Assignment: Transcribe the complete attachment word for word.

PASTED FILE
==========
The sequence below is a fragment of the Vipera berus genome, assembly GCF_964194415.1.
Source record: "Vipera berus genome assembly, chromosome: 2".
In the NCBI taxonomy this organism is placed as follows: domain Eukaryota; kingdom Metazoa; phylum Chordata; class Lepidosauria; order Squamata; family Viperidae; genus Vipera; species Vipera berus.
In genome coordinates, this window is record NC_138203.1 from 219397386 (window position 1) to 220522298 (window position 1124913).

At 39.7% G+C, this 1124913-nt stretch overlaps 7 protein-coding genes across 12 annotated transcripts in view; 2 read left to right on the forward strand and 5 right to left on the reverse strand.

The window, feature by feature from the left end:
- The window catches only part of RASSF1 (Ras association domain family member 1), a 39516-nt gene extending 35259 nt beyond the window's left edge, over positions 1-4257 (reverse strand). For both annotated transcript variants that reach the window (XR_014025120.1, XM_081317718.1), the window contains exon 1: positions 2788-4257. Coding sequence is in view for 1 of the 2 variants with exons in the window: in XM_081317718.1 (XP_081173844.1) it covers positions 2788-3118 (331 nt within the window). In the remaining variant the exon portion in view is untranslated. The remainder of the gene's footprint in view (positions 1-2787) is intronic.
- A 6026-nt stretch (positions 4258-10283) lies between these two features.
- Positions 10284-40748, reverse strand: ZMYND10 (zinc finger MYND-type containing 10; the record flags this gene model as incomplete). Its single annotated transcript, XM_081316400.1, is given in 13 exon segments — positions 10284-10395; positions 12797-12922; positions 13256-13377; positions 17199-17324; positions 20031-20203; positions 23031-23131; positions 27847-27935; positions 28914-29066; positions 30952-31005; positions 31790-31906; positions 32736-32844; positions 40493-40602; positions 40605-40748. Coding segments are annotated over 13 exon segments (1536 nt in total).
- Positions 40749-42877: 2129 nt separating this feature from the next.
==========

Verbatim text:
The sequence below is a fragment of the Vipera berus genome, assembly GCF_964194415.1.
Source record: "Vipera berus genome assembly, chromosome: 2".
In the NCBI taxonomy this organism is placed as follows: domain Eukaryota; kingdom Metazoa; phylum Chordata; class Lepidosauria; order Squamata; family Viperidae; genus Vipera; species Vipera berus.
In genome coordinates, this window is record NC_138203.1 from 219397386 (window position 1) to 220522298 (window position 1124913).

At 39.7% G+C, this 1124913-nt stretch overlaps 7 protein-coding genes across 12 annotated transcripts in view; 2 read left to right on the forward strand and 5 right to left on the reverse strand.

The window, feature by feature from the left end:
- The window catches only part of RASSF1 (Ras association domain family member 1), a 39516-nt gene extending 35259 nt beyond the window's left edge, over positions 1-4257 (reverse strand). For both annotated transcript variants that reach the window (XR_014025120.1, XM_081317718.1), the window contains exon 1: positions 2788-4257. Coding sequence is in view for 1 of the 2 variants with exons in the window: in XM_081317718.1 (XP_081173844.1) it covers positions 2788-3118 (331 nt within the window). In the remaining variant the exon portion in view is untranslated. The remainder of the gene's footprint in view (positions 1-2787) is intronic.
- A 6026-nt stretch (positions 4258-10283) lies between these two features.
- Positions 10284-40748, reverse strand: ZMYND10 (zinc finger MYND-type containing 10; the record flags this gene model as incomplete). Its single annotated transcript, XM_081316400.1, is given in 13 exon segments — positions 10284-10395; positions 12797-12922; positions 13256-13377; positions 17199-17324; positions 20031-20203; positions 23031-23131; positions 27847-27935; positions 28914-29066; positions 30952-31005; positions 31790-31906; positions 32736-32844; positions 40493-40602; positions 40605-40748. Coding segments are annotated over 13 exon segments (1536 nt in total).
- Positions 40749-42877: 2129 nt separating this feature from the next.